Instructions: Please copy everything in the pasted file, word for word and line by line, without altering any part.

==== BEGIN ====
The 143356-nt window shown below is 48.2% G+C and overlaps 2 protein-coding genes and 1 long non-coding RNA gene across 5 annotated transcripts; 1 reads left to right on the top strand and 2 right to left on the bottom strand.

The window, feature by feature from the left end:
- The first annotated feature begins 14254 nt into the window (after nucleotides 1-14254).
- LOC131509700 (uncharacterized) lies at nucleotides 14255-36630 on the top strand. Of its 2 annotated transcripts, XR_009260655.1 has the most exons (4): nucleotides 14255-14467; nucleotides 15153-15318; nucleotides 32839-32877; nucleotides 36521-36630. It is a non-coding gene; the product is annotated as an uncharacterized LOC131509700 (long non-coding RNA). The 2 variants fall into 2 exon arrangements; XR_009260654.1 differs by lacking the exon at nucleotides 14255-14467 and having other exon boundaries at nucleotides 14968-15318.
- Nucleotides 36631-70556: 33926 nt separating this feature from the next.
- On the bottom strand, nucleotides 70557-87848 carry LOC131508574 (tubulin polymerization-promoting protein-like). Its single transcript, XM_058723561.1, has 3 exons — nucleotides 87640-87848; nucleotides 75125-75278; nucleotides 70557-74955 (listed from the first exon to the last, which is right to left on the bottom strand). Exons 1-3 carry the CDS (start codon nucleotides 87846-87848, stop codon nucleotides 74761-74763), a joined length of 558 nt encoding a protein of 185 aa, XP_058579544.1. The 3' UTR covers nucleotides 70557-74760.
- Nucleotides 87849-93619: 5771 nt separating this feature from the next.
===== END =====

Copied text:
The 143356-nt window shown below is 48.2% G+C and overlaps 2 protein-coding genes and 1 long non-coding RNA gene across 5 annotated transcripts; 1 reads left to right on the top strand and 2 right to left on the bottom strand.

The window, feature by feature from the left end:
- The first annotated feature begins 14254 nt into the window (after nucleotides 1-14254).
- LOC131509700 (uncharacterized) lies at nucleotides 14255-36630 on the top strand. Of its 2 annotated transcripts, XR_009260655.1 has the most exons (4): nucleotides 14255-14467; nucleotides 15153-15318; nucleotides 32839-32877; nucleotides 36521-36630. It is a non-coding gene; the product is annotated as an uncharacterized LOC131509700 (long non-coding RNA). The 2 variants fall into 2 exon arrangements; XR_009260654.1 differs by lacking the exon at nucleotides 14255-14467 and having other exon boundaries at nucleotides 14968-15318.
- Nucleotides 36631-70556: 33926 nt separating this feature from the next.
- On the bottom strand, nucleotides 70557-87848 carry LOC131508574 (tubulin polymerization-promoting protein-like). Its single transcript, XM_058723561.1, has 3 exons — nucleotides 87640-87848; nucleotides 75125-75278; nucleotides 70557-74955 (listed from the first exon to the last, which is right to left on the bottom strand). Exons 1-3 carry the CDS (start codon nucleotides 87846-87848, stop codon nucleotides 74761-74763), a joined length of 558 nt encoding a protein of 185 aa, XP_058579544.1. The 3' UTR covers nucleotides 70557-74760.
- Nucleotides 87849-93619: 5771 nt separating this feature from the next.